Demonstrating the value in cultural properties as venues
The central hall inside the museum was used as the event venue. The central hall is constructed as a spacious, two-story atrium made of marble with two grand chandeliers hanging overhead, giving the space a majestic atmosphere.
Making efficient use of the central hall’s space, an exhibition board was used as a projector screen to accompany the day’s events. Yoshikazu Tanaka, Director of MICE Policy of the Osaka Convention & Tourism Bureau, gave opening remarks to the audience and emphasized the importance of unique venues, as well as the ongoing and future planned development in the Tennoji area and how they will benefit meeting and event planners. Yoshihiro Hongo, producer for Mainichi Broadcasting Systems as well as president of Toromi Produce Co., Inc., then gave presented the possibilities in using cultural sites as unique venues and showcased past examples of performances using sites in Kyoto such as Nijo Castle and the Kinkaku-ji Golden Pavilion.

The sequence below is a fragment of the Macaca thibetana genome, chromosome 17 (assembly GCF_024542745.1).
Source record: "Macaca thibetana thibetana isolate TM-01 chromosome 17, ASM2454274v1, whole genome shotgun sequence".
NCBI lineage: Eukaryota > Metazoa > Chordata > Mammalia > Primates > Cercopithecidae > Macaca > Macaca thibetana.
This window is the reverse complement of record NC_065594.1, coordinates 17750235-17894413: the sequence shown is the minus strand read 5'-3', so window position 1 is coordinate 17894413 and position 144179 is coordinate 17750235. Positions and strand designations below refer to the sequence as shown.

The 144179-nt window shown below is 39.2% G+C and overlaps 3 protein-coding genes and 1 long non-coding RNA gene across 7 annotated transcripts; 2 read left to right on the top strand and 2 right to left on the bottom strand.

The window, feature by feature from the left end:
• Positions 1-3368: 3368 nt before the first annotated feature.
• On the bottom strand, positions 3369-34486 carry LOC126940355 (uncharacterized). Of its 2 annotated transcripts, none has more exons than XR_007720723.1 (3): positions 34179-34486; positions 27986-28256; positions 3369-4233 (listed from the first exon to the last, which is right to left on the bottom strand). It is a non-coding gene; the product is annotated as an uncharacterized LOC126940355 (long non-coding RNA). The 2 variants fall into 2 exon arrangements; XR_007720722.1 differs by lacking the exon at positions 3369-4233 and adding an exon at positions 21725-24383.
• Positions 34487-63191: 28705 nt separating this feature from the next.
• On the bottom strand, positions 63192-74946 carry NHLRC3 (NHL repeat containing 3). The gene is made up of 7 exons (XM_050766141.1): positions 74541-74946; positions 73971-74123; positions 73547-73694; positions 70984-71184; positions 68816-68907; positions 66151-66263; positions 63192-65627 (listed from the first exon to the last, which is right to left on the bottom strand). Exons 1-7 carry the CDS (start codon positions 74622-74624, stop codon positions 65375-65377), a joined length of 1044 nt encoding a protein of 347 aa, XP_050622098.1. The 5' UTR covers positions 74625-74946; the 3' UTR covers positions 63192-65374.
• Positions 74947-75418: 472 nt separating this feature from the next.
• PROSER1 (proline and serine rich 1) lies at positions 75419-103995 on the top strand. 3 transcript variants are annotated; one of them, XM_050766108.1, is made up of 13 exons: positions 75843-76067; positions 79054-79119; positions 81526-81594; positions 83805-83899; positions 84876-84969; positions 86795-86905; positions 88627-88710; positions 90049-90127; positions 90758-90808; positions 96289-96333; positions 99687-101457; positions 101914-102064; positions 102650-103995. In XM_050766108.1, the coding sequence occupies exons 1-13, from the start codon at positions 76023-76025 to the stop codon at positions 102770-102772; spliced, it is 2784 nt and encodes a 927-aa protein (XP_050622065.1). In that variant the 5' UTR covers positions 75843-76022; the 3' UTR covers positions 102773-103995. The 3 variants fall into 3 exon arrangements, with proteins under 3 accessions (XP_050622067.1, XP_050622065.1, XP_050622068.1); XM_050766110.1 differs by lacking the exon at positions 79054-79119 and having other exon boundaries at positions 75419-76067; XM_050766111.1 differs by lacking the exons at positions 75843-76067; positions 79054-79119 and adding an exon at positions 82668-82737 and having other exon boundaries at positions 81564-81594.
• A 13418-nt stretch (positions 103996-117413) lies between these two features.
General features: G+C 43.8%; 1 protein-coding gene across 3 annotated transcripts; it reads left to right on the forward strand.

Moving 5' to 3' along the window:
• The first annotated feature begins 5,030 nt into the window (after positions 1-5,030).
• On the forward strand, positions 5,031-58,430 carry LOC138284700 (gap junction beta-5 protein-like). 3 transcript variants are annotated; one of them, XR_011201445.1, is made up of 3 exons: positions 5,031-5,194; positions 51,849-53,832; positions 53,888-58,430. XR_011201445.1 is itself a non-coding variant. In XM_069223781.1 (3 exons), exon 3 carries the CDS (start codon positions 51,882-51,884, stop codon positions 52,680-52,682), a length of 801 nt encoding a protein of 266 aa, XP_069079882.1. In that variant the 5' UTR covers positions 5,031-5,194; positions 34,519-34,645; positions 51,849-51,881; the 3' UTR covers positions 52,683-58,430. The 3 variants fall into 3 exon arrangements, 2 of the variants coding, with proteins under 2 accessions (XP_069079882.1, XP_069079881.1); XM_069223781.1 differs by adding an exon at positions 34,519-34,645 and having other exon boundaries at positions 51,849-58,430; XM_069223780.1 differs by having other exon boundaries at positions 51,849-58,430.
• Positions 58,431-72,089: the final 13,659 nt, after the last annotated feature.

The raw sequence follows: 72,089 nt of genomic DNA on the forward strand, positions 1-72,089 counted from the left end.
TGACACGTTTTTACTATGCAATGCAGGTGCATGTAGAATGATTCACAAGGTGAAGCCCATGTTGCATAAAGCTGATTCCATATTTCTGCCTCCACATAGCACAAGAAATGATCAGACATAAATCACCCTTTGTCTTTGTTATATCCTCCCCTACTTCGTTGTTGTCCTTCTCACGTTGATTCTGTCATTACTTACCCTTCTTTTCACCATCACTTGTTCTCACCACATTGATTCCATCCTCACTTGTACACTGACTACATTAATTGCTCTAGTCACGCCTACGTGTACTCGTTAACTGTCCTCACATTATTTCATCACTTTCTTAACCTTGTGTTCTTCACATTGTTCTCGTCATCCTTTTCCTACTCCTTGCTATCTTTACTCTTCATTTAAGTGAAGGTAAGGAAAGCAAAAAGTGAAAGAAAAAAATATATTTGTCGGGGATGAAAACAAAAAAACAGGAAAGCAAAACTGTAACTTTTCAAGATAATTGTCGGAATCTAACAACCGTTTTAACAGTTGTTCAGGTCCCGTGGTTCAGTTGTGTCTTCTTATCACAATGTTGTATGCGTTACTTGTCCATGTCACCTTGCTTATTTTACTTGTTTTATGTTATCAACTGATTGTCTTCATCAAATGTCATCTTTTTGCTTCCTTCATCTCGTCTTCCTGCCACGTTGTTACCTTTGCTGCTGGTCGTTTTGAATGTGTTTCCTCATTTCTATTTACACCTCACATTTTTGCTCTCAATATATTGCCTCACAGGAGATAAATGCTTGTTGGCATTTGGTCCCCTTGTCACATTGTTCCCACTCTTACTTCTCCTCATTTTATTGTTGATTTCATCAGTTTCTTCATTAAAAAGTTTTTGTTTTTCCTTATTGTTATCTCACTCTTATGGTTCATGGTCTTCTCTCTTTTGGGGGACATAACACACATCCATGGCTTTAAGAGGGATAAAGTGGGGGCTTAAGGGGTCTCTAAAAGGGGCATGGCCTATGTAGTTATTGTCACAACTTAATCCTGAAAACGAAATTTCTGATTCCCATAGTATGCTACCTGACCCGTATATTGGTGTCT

To showcase the museum’s potential in hosting impactful events and to inspire planners with ideas for new experiences, performance theater group The Factory gave a thrilling musical and cultural performance showcasing a fusion of traditional Japanese culture with modern taste. Three traditional Japanese instruments were featured; the shakuhachi bamboo flute, the three-stringed tsugaru-shamisen, and the taiko drums. Accompanying these pieces was a traditional Japanese kyogen theater performance, with the kyogen actor making a grand stage entrance atop the museum foyer staircase.